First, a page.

Your home address is money. So is your personal information, your internet history, and, well, your actual money.

These days, all those items are kept by companies looking to profit off them one way or another—whether it's credit card companies spamming your mailbox with new offers, or your bank reselling your loan to a third party.

Personally, I hate feeling like I'm giving any handout to companies who exploit me as a consumer. Especially ones I've never actively sought out, but who still insist on dropping their services on my front door like a big steaming pile of... phonebooks.

Shouting at some hapless customer service agent isn't my style, I just want to quit these "services" (or, really, have them quit me). But wriggling out of their grip means jumping tricky, bureaucratic hurdles. Here's a handy guide on how to quit a few of my least favorite things.


Things that are wrong with phonebooks: (1) They're made of trees. (2) They're useless to anyone with the internet. (3) You can't really do anything creative with them except maybe rip them in half as a party trick. (4) No one recycles them! An Oregon Department of Environmental Quality study showed that 80 percent of these whoppers wind up in landfills.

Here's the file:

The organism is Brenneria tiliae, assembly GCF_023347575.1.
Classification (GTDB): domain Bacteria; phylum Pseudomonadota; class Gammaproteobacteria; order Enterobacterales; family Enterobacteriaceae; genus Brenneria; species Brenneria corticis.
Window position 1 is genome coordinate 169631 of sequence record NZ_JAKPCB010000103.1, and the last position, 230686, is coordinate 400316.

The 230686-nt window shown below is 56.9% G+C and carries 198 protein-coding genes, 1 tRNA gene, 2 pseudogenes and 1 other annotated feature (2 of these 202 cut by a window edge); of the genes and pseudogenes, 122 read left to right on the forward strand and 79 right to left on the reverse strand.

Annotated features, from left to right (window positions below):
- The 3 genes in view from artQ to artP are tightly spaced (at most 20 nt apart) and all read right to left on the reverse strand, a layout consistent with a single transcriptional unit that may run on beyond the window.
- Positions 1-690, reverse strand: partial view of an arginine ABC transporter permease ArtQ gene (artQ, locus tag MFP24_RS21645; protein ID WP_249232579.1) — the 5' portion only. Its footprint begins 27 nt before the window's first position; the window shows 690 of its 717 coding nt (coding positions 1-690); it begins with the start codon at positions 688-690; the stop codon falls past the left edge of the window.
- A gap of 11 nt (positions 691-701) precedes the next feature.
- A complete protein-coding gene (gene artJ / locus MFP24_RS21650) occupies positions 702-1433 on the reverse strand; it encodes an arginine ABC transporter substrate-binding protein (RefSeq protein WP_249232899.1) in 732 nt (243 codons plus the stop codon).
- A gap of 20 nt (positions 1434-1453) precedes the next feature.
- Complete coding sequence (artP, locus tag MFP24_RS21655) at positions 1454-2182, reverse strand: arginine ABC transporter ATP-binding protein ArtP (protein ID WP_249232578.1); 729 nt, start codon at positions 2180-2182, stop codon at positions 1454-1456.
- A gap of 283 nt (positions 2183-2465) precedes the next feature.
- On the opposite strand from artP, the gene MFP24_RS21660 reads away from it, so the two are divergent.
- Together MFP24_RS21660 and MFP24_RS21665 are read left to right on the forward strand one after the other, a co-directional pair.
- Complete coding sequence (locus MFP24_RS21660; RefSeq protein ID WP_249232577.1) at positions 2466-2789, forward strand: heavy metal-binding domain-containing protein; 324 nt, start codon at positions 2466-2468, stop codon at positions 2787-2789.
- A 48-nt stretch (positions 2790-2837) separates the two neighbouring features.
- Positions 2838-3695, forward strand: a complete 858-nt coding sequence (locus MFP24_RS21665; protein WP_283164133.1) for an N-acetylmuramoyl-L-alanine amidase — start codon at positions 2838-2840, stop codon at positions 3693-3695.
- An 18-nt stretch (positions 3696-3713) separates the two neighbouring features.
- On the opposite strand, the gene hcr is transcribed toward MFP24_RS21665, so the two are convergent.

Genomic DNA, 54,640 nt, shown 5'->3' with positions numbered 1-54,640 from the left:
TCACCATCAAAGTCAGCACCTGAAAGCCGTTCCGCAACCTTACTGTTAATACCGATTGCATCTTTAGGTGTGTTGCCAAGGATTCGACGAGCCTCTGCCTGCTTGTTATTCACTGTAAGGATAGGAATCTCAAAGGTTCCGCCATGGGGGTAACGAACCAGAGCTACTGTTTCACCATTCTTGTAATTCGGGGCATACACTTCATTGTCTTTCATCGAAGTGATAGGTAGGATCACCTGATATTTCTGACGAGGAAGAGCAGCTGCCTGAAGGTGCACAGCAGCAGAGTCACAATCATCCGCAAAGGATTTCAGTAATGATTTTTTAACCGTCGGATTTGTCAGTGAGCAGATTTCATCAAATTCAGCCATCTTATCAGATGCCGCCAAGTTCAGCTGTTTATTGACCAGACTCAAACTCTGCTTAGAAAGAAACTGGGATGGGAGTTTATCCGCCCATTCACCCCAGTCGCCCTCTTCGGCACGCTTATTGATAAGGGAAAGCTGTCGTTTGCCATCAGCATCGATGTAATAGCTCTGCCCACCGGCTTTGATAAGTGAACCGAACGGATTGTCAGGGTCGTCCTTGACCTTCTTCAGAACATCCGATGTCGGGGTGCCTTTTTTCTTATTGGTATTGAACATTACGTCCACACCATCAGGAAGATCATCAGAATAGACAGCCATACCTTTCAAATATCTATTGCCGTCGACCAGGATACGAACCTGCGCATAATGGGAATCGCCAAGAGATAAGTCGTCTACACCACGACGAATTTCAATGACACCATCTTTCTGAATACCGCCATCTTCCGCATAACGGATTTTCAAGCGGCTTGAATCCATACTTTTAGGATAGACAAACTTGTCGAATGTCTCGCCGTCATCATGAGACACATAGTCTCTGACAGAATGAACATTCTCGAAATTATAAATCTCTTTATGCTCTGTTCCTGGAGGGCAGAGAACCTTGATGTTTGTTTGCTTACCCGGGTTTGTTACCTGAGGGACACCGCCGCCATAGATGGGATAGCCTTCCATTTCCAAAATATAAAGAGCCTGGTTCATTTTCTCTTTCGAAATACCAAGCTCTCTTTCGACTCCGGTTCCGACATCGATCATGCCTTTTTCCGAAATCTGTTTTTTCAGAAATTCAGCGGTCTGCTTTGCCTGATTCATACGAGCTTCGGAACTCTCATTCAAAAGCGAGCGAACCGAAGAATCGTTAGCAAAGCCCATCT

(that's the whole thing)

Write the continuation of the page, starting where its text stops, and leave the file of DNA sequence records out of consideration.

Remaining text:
Weirdly, despite dropping "eco-friendly size" 900-plus-page books on my front door, Yellow Pages says they don't want us receiving phonebooks if we don't want them.

"We have absolutely no interest in delivering directories to people who don't want them. It just irritates the consumers, irritates the environmentalists, and doesn't do anything for our advertisers," says Yellow Pages Association President Neg Norton. Yes. Irritated. That's me!

The state legislature is considering a bill (SB 525) that would ban phonebook delivery statewide unless you opt in for delivery. Fingers crossed for that one passing, but in the meantime, Yellow Pages launched a website this winter where you can opt out of delivery:

Click through the options on that page, but I don't recommend giving Yellow Pages your real phone number (there's been reports of phone spamming). Their perhaps-intentional terrible web design means you have to manually uncheck every phonebook you can potentially receive (I opted out of seven. Seven!) and then click on a tiny, tiny, box that says "Confirm."

After opting out in February, I was annoyed when four new phonebooks appeared on my porch in March. Even though I'd cancelled Yellow Pages, phonebook company Dex took it upon themselves to deliver a new equally unwanted batch. Head to, click on the tiny link at the bottom that says "Select Your Dex" and go through the rigmarole of entering your address and selecting "zero" for each phonebook offered.